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Action Against Hunger’s Mental Health and Care Practices (MHCP) team work with different Primary Medical Centers to help spread awareness to health workers about the different techniques and tools to help assist people who have psychological and mental health disorders by offering them different trainings and workshops.
Action Against Hunger also engages with local community based organizations (CBOs) by training their members on mental health and best care practices through awareness raising. Some of the cases that the MHCP team has come across are psychosis, depression, post-traumatic stress disorder (PTSD), anxiety and self-harm symptoms.
One of the women who is spreading awareness about the prevention of suicide through this project is Ameera, the President of Our Step “Kutwitna”, a local non-profit organization based in Zarqa, which provides civil support for mental health and psychosocial cases around Jordan. “I used to be a housewife and a mother to children,” said Ameera. “I never worked any kind of work.”
"I was able to discover that I had a psychological disability and because of this, my life was turned upside down"
She is also a representative for people with mental disabilities with the Higher Council for the Rights of Persons with Disabilities. Through this, Ameera was able to gain experience and explained that, “I was able to discover that I had a psychological disability and because of this, my life was turned upside down before I gained self-independence before entering the working field,” explained Ameera.
Ameera was also one of the speakers who shared with guests and Action Against Hunger staff about her experience with battling suicidal thoughts during the World Mental Health Day activities Action Against Hunger arranged on 10 October last year in Irbid. These activities are part of Action Against Hunger’s “Empowerment of Syrian Crisis-Affected Iraq Internal Displaced Populations and Institutions of Neighboring Governments”, the mission’s first MHCP project, which is part of a multi-sectoral WaSH and MHCP intervention funded by Agence Française de Développment (AFD) and the European Union’s Regional Trust Fund in response to the Syrian crisis, the ‘Madad’ Fund.
From the beginning, Ameera did not know what she was experiencing and that she could be suffering from a mental health issue. She just knew that something was wrong. “I knew I needed someone to stand by my side and help me because at this stage, I could not even help myself,” said Ameera with tears in her eyes as she recalled the path she once walked.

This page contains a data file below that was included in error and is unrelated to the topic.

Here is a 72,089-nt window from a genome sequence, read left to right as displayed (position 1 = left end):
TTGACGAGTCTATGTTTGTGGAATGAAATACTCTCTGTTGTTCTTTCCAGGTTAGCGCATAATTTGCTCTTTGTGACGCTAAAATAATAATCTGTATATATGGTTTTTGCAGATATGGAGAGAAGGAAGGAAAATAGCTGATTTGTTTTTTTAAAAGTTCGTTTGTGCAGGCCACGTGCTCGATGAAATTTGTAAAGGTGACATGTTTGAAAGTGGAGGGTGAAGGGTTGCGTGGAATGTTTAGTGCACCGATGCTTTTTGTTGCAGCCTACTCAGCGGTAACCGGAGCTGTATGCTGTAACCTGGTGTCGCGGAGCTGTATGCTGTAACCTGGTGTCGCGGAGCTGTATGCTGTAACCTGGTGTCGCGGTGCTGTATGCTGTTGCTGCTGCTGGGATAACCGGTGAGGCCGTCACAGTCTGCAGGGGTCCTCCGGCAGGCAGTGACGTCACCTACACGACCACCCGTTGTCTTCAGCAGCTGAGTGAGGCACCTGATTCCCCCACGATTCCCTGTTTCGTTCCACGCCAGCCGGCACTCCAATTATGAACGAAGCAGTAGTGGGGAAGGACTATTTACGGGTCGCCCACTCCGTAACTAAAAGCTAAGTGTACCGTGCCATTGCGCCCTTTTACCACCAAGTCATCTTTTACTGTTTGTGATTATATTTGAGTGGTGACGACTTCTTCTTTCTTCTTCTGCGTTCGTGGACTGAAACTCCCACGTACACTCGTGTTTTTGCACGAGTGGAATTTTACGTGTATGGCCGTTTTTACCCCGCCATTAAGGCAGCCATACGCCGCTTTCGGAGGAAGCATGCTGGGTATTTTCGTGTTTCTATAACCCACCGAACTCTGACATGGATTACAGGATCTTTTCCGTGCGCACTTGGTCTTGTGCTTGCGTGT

However, people did not take kindly to her struggles. “People would tell me that I was cursed or that people targeted me with negative or malicious intentions,” said Ameera. She consulted many community and religious leaders and tried personal coping strategies, but her feeling did not improve and she began to feel depressed. “This situation began to grow and pile up,” she said. “I began to feel suffocated until I went and consulted a mental health doctor after the first time I tried to commit suicide.” 
After being released from the hospital, Ameera continued feeling depressed. This was worsened by her husband’s lack of understanding for her situation and feelings. “He believed that I was sane and just being lazy”. This led her to contemplate suicide again.
Even though she felt depressed, Ameera had a change of heart when she dug into her religion and found solace with some of the religious teachings. Slowly, this notion of suicide began to fade from her sub consciousness. She knew that she had enough of suffering and she had to change the way she was living. “This made me step back and refocus my thinking,” she said. “I knew that I had a problem, I needed help.”
She took an appointment with a private mental health doctor who was specialized in treating psychological and mental health cases. Due to the high costs, she had to consult public health centers in the area she was living in. In 2009, these public health centers focused on spreading awareness on what mental health was and the best care practices.
The World Health Organization began working on spreading awareness on mental health and working on ways to create pathways to treat mental health cases around Jordan. “They were looking for someone who had previously suffered from a mental health issue to adopt this idea,” said Ameera. “I was one of the people who adopted this idea and through this my friends and I started the process to establish this through Kutwitna.”